Solano County’s secret tomato history

The 26th annual Fairfield Tomato Festival kicks off this week, a celebration of Solano County’s No. 4 cash crop (in 2016, but No. 1 for the previous two years). It’s also our favorite salad item and the main ingredient in our best-selling hotdog condiment.

Yes: Tomatoes!

While all those facts are reason to celebrate the tomato, there is another, less obvious explanation: Tomatoes played a key role in nearly every major event in Solano County history.

Yes, Solano County has a SECRET TOMATO HISTORY, partly the subject of urban legends, partly the cause of our greatest problems, partly the secret ingredient to what makes this place so special.

Let’s take a look inside Solano’s SECRET TOMATO HISTORY:

Ancient history: Archaeologists dates settlement in Solano County back thousands of years – artifacts have been found in Green Valley that date back to 2000 B.C. (they’re early golf clubs, which suggests that Green Valley has long been a center of upper-crust economics). What’s most interesting for tomatophiles? Rockville Hills Park reportedly has cave drawings that portray early man using ketchup on Solano buffalo, suggesting that 4,000 years ago, tomatoes were already thriving here. Buffaloes, too.

Modern settlement: In 1835, the government of Mexico commissioned Gen. Mariano Guadalupe Vallejo to colonize the areas north of the San Francisco Bay as a buffer against the Russians (Russians! Or was it 19th century fake news?) and to protect settlers from “hostile Indian attacks.”

That government lasted until 1846, when the California Republic was briefly established before California became part of the United States. Historians say the key moment may have come when Vallejo tried to raise the Mexican flag above his compound and the flag was pelted by residents who threw tomatoes at it. Solano County tomatoes led to California joining the United States!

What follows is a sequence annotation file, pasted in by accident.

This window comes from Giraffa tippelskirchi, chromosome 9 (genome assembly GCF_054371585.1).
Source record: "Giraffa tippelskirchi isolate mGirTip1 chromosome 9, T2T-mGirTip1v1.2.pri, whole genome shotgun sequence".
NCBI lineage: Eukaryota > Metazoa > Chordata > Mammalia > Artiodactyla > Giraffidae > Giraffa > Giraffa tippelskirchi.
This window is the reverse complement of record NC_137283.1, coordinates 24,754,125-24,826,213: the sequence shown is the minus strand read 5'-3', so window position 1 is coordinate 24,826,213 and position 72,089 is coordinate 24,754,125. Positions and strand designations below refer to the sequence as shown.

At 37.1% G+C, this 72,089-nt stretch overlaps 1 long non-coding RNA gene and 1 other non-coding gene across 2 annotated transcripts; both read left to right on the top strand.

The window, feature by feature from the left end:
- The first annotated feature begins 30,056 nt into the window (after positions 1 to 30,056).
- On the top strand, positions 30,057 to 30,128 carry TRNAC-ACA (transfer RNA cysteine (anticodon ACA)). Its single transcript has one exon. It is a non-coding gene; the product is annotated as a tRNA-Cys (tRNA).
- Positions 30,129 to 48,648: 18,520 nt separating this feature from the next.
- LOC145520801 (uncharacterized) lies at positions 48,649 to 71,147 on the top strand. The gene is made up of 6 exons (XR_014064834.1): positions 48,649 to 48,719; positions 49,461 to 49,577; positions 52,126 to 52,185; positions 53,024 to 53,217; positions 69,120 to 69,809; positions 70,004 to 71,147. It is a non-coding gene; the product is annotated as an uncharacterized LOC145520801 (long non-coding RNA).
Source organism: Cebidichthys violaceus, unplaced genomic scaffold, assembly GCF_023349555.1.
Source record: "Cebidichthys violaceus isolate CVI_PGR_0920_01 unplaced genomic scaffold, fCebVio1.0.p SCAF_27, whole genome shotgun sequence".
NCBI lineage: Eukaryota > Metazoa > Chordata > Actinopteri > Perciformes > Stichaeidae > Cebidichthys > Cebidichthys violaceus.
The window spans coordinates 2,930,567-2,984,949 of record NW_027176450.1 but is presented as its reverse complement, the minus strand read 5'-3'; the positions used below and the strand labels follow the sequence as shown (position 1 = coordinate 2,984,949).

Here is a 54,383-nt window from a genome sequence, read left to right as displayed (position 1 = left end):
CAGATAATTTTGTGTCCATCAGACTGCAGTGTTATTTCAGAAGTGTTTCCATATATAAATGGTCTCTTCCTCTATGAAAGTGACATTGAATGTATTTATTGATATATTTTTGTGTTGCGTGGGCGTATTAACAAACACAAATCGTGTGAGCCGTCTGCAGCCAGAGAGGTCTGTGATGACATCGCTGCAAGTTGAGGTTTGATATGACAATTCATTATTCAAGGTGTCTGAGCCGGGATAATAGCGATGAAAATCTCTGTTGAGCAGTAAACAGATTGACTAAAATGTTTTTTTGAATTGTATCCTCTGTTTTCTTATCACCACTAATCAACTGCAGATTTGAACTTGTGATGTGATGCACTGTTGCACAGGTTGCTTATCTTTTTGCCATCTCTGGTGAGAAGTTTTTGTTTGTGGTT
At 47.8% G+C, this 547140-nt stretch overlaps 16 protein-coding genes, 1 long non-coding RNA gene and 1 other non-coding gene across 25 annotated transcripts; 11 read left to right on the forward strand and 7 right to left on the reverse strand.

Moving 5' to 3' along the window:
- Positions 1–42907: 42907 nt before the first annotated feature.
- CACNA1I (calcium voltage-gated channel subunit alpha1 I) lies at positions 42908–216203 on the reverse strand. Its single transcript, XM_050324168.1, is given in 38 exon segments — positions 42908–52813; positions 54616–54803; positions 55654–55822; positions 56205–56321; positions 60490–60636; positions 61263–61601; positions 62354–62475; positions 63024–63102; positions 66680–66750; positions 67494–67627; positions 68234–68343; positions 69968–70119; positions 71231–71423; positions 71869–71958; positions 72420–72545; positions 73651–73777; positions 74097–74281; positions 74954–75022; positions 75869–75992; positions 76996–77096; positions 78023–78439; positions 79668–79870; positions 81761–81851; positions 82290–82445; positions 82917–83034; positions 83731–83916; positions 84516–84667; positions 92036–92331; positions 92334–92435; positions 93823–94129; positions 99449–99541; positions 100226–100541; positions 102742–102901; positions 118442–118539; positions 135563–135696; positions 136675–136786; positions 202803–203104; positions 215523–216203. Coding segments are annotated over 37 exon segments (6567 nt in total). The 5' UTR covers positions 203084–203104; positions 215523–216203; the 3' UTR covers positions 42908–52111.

Founding Fairfield: In 1903, Fairfield became the final of seven towns in the county incorporated into cities, becoming the county seat. There was talk of adding an additional city – including discussions about Green Valley, Birds Landing and Elmira. That discussion ended when a descendant of Fairfield founder Capt. Robert Waterman stood up at a town meeting and shouted, “I don’t think there should be eight!”

The speaker was drinking a tomato-based concoction and some residents mistakenly thought he said “V8.” In an act of rebellion, they lobbied the Campbell’s Soup Company to begin making the No. 1 vegetable juice in America: V8, with a main ingredient of tomatoes.

Travis Air Force Base: During World War II, the U.S. Army established the Fairfield-Suisun Army Air Base east of town, beginning the history of the most important organization in city history. In 1951, it was renamed Travis Air Force Base, after the death in a plane crash of Gen. Robert Travis.

Throughout the Cold War, Travis Air Force Base was a stronghold, anchoring missions all over the world. Unbeknownst to most people, Travis personnel had a secret motto during those dark hours: Travis Overpowers Multiple Attack Terror Options.


There’s more: The real secret to the Nut Tree, the event that brought us Lake Berryessa, the property on which the Solano mall is built and more.

But that’s for another time, since this is about the Solano County’s SECRET TOMATO HISTORY and to tell everything would give away the secret.

So next weekend, enjoy your time at the Tomato Festival. Listen to the music, buy some food, go into the tents. But more than anything, remember this: The tomato isn’t just one of our leading agricultural products.

The Solanum lycopersicum (seriously! It almost has “Solano” in its name!) is our history.

And our destiny.

Reach Brad Stanhope at

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